FOR IMMEDIATE RELEASE
State Rep. Tony DeLuca
DeLuca disappointed in adultBasic alternatives
HARRISBURG, Sept. 13 – Fewer than half of the former enrollees in Pennsylvania's adultBasic health care program have found alternative insurance and that's disappointing to House Insurance Committee Democratic Chairman Tony DeLuca.
"More than six months ago, when it was first announced that adultBasic would be ending, we knew this would happen. Governor Tom Corbett could have, and should have, asked the Blue Cross and Blue Shield plans to forego some of their billions in profits to continue adultBasic for our most vulnerable residents," said DeLuca, D-Allegheny.
According to statistics provided by the state Department of Public Welfare, 34 percent of the 37,588 individuals who lost their adultBasic insurance have enrolled in Special Care, while only 4 percent qualified for Medical Assistance.
"These are not equal programs, and the higher-priced Special Care insurance is causing uninsured people to fall through the cracks. It's simply not acceptable to sit back and do nothing while thousands of uninsured Pennsylvanians wait for the federal health exchanges to begin in 2014," DeLuca said.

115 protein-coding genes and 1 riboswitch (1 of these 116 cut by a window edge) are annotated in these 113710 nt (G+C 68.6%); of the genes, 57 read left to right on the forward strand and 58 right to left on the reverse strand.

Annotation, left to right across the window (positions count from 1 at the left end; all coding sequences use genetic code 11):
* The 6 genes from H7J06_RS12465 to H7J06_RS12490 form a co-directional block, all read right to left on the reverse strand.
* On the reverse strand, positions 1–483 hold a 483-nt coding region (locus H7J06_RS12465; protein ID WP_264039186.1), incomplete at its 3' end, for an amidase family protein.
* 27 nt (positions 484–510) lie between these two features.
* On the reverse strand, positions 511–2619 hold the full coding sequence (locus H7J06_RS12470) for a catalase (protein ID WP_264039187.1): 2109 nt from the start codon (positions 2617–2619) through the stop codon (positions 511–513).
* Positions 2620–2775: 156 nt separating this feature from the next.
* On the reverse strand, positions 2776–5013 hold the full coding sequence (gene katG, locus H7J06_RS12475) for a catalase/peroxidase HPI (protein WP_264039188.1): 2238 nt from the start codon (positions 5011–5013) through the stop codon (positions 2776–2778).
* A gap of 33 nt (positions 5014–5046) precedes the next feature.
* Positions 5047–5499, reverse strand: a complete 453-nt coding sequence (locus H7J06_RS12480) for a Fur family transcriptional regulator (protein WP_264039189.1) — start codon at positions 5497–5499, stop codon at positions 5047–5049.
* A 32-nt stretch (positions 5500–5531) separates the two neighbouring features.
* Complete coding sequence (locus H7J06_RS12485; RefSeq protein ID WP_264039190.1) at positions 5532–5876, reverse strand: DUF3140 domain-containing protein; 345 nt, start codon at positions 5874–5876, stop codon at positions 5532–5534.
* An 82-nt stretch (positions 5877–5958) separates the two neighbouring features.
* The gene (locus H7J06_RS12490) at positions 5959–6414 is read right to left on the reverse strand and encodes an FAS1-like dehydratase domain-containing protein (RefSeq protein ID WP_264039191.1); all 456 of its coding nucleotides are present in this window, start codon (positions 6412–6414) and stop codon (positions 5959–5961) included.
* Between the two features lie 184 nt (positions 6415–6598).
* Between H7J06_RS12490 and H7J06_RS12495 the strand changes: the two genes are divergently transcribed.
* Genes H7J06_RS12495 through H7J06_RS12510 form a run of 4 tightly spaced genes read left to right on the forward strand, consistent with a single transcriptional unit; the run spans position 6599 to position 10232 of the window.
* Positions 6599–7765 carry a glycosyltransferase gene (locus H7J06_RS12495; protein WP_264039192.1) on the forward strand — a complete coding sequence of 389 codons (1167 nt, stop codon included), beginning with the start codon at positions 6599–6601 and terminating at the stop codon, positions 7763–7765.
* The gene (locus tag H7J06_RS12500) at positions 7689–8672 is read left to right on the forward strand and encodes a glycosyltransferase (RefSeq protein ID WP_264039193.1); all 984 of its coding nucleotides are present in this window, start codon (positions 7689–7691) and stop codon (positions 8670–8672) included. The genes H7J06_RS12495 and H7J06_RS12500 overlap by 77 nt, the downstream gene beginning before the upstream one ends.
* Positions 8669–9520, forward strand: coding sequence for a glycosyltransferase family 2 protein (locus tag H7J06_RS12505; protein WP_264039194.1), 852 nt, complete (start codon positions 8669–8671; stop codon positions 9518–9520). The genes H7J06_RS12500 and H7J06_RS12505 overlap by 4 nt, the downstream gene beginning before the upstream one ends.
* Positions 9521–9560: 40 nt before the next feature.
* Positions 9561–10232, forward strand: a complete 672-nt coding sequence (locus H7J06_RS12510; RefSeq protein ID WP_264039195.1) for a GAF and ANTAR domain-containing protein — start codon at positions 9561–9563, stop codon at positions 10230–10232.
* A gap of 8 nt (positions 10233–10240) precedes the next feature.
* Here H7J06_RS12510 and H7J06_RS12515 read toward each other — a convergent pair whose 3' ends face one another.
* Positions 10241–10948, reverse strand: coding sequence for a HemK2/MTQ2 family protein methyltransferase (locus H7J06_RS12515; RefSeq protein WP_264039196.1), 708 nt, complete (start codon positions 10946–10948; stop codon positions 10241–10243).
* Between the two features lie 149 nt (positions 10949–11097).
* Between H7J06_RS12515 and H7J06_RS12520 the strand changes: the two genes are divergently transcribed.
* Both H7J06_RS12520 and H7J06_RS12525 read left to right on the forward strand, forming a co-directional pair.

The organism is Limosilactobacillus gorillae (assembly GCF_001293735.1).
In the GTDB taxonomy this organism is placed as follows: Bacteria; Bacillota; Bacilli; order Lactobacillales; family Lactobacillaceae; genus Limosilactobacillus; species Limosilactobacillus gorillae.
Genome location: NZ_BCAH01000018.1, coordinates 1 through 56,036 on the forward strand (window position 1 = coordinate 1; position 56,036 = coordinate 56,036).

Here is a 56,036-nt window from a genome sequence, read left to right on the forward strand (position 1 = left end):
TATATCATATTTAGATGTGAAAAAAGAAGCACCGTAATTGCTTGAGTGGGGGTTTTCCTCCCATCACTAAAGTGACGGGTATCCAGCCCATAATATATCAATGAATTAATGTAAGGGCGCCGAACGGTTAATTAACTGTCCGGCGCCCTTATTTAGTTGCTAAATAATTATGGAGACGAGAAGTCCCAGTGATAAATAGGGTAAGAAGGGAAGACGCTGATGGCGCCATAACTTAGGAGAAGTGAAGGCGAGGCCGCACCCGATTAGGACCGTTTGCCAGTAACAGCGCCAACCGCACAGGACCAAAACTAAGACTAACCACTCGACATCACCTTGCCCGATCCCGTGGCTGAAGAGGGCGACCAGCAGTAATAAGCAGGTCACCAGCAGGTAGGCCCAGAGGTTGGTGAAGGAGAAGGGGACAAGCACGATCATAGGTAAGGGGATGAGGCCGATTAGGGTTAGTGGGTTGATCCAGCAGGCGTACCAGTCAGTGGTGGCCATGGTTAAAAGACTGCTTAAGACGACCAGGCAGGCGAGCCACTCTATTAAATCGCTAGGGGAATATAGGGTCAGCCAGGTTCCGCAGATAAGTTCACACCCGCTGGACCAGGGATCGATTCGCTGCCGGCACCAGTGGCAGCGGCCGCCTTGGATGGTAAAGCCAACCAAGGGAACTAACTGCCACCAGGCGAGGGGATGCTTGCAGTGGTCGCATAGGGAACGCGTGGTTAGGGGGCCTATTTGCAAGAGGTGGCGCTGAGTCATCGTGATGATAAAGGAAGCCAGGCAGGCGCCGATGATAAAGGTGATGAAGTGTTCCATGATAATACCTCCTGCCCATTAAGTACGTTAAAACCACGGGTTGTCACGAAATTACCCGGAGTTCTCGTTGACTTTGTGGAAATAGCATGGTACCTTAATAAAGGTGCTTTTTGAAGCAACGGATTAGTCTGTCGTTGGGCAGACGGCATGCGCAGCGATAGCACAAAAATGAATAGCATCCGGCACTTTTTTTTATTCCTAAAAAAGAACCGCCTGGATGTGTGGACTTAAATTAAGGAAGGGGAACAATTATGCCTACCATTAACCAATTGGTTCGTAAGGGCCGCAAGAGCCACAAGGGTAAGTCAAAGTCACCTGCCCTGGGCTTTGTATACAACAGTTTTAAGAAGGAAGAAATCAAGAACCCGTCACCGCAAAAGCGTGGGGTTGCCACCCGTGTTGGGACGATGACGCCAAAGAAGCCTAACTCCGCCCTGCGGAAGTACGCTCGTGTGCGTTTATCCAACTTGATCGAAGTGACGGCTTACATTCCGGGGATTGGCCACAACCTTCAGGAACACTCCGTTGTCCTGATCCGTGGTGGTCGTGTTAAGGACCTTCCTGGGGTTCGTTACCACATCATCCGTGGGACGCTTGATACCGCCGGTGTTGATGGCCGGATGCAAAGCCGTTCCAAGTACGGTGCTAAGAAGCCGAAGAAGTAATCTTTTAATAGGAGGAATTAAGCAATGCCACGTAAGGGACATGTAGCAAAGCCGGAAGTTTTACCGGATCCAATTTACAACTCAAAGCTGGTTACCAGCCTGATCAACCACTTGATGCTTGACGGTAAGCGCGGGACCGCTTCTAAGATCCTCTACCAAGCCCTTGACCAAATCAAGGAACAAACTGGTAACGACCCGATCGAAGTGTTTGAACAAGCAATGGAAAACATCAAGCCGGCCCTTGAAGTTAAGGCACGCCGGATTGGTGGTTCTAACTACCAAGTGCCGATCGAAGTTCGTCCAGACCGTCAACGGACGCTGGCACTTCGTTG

"Governor Corbett and the majority party in the House and the Senate should be ashamed of themselves. They refused to continue to fund the adultBasic health program and substituted a Special Care program that costs more and provides fewer benefits."
AdultBasic was created by the legislature in 2001 with funding received through the National Tobacco Settlement Agreement. Since 2005-06, additional funding for the program was provided by the state's four Blue Cross and Blue Shield plans under an agreement with the state that expired in December.
Earlier this year, DeLuca introduced legislation (H.B. 500) that would provide a funding source so working Pennsylvanians would remain insured under adultBasic.
The Allegheny County legislator said his proposal would authorize the Pennsylvania Insurance commissioner to borrow funds from existing state accounts and use the catastrophic fund surcharge as the basis for repayment. The CAT fund is currently fully funded and the surcharge is not presently needed for paying the claims of that fund. In July, the surcharge was dedicated to the Medical Care Availability and Reduction of Error fund, which had a balance exceeding $120 million.
DeLuca's measure was never considered by the House Insurance Committee and the adultBasic program ended at the end of February.